Now to my biggest beef..this OS is almost as schizophrenic as the desktop version..it doesn’t know whether it wants to work in the new tiled interface or in the classic Windows desktop..as easy as it is to touch navigate the new UI the tiny buttons on the classic apps such as Explorer are absolutely not touch friendly. As well, there are two versions of Internet Explorer..one in each interface and they are totally separate apps..for example if you open a web page in the tiled UI then open Word for example which opens in the classic desktop…now you would expect that opening IE in this desktop would open the page you had open in the other desktop..guess again. Now if that sounded confusing..that its because it is.
There are practically no apps…the Store has almost bare shelves..If this device is to succeed Microsoft has to get developers on board to creat compelling apps to compete with the huge and diverse Apple App Store and Google Play Store..it is cool to be able to run Word and Excel on a tablet…but that is nowhere near enough..Speaking of work…maybe someone can explain to me why Microsoft’s newest version of Office designed for this device is not integrated with the tiled desktop…all the apps run in Classic Desktop mode..that is just plain stupid.
One area however, where the Surface does shine is as a companion to home entertainment when combined with a xBox 360..even better with Kinect which ads voice control..it is really cool..you have to see it in action.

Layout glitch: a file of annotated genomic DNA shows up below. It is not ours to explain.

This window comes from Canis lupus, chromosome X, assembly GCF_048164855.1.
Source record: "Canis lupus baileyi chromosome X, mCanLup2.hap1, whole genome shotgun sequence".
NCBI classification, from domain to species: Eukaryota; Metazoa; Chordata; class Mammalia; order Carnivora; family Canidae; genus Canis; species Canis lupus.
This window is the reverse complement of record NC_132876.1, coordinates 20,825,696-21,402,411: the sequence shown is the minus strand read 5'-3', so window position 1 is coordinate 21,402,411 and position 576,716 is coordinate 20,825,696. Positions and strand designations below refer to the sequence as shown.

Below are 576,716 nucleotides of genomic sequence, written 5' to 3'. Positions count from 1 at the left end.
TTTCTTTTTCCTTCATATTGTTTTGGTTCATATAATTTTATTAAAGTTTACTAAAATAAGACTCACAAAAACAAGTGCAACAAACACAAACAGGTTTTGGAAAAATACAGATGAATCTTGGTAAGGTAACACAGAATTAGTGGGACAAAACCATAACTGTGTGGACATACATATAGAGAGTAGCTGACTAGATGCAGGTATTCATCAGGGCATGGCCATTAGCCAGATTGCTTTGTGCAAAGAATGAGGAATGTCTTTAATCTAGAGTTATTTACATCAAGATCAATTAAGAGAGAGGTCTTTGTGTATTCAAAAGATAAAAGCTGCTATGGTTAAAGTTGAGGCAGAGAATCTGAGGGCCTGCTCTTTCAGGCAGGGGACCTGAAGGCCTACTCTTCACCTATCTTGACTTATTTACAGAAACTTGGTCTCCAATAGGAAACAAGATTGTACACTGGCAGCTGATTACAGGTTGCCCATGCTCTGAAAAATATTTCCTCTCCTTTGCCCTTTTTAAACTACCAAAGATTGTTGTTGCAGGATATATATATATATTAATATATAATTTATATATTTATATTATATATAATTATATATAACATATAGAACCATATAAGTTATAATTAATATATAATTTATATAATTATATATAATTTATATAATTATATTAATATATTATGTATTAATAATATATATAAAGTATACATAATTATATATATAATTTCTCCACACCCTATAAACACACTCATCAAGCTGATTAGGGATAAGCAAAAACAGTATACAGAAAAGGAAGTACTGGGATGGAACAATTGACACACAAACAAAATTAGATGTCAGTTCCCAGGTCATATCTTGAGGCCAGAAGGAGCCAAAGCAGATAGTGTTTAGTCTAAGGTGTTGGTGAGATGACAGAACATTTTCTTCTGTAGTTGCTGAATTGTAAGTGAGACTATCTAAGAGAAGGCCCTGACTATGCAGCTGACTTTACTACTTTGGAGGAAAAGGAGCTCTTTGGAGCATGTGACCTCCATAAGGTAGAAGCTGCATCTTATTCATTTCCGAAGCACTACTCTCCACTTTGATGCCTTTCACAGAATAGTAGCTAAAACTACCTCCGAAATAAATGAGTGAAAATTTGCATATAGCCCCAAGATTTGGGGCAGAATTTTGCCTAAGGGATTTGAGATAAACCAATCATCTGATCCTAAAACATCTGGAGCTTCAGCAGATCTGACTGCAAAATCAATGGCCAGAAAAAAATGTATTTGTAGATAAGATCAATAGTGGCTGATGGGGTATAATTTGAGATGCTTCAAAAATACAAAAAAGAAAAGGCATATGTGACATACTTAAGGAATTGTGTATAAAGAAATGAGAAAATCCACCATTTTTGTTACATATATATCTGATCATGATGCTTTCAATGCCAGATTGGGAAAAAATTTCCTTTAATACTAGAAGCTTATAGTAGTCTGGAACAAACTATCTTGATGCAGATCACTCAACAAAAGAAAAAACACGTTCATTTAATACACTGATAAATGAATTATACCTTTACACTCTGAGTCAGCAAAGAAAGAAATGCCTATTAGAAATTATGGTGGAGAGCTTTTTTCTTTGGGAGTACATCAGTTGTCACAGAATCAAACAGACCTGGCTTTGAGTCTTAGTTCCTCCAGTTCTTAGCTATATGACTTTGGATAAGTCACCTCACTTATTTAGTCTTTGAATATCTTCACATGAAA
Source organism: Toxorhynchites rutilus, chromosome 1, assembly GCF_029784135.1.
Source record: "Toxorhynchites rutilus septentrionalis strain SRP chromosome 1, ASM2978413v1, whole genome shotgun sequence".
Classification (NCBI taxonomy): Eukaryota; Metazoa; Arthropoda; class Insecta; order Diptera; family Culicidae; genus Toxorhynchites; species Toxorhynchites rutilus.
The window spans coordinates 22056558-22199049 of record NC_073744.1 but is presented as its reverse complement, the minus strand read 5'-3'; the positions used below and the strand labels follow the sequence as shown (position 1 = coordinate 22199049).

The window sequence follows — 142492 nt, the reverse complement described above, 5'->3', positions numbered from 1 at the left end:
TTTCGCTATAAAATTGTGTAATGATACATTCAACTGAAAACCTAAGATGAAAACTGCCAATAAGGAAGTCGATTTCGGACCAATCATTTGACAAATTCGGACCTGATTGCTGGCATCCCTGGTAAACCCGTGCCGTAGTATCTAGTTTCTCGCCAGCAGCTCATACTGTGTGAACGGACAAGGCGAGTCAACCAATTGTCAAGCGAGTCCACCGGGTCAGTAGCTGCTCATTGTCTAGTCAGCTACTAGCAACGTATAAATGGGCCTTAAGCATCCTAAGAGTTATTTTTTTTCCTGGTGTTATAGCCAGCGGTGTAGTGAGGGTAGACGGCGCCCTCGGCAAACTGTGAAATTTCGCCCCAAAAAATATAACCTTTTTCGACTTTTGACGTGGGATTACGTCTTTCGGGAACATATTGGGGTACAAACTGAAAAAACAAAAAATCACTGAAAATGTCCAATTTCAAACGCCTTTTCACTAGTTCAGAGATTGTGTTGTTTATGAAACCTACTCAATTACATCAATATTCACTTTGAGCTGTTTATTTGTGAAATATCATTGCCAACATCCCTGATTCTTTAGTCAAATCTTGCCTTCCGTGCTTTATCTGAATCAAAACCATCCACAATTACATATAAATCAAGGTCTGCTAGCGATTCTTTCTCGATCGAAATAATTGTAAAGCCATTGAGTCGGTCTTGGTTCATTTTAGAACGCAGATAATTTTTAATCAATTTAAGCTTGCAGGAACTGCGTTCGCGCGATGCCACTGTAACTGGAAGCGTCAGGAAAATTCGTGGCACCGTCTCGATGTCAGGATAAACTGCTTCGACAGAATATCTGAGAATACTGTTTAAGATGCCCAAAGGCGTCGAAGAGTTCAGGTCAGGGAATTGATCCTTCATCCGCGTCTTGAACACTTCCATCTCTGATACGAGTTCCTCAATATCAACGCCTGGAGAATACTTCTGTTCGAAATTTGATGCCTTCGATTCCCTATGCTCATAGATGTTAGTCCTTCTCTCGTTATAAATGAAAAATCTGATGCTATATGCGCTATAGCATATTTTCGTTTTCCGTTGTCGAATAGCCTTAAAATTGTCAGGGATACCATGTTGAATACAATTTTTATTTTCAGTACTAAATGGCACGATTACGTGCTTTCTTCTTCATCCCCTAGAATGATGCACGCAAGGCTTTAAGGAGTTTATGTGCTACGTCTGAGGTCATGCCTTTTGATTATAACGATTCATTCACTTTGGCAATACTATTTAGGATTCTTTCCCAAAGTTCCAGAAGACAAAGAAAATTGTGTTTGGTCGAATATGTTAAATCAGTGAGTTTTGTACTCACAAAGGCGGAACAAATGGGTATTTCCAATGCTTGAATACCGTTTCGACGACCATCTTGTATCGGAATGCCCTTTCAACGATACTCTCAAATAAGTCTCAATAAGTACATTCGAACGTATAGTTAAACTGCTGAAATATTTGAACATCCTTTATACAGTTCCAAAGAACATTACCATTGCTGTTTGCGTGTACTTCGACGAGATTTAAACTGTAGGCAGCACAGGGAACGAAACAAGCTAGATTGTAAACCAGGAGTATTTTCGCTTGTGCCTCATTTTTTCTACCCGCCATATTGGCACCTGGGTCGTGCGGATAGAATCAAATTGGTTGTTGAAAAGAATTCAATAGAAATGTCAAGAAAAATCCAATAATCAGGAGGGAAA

The Surface looks and feels pretty good when you’re holding it… but it is huge and it’s not really that comfortable to hold in landscape for extended periods, and in portrait it is tall and top heavy. Trying to hold the device upright to read a book felt about as ridiculous as taking a picture with a tablet. Reading books in my major use of a tablet and the Surface just doesn’t cut it here. It seems to desperately want to be docked and on a desk or table rather than in your hands or on your lap, it’s hard to imagine bedtime reading or bringing it along to the doctor’s office to read a book while waiting. In comparison to an iPad or Nexus 7, the Surface feels bulky, awkward, and just plain heavy.
The Microsoft Surface RT is a solid well built tablet that is just a little bit too heavy for casual use as a tablet..especially for reading a book. Combined with the Type Cover it is a nice light duty notebook replacement due mainly to the inclusion of Office..corporate users will however quickly decry the absence of Outlook. Windows 8 needs work Microsoft could eliminate the classic desktop on this Tablet only version of the OS to make t less confusing to work with…it created a really nice touch UI then didn’t finish the job so it looks like the Tiles UI is just tacked on top of a less than effective version of Windows 7 desktop. If they get it right with Windows 9 Tablet version..or whatever…and take off a few dozen grams Microsoft will have a killer device..but by then it will probably be too late.
The Microsoft Surface with Windows RT starts at $519 for the 32Gb tablet alone, $619 with the black Touch Cover and $719 for the 64Gb model also with the black Touch Cover (all models $20 less in the US). Available pretty much everywhere tablets are sold.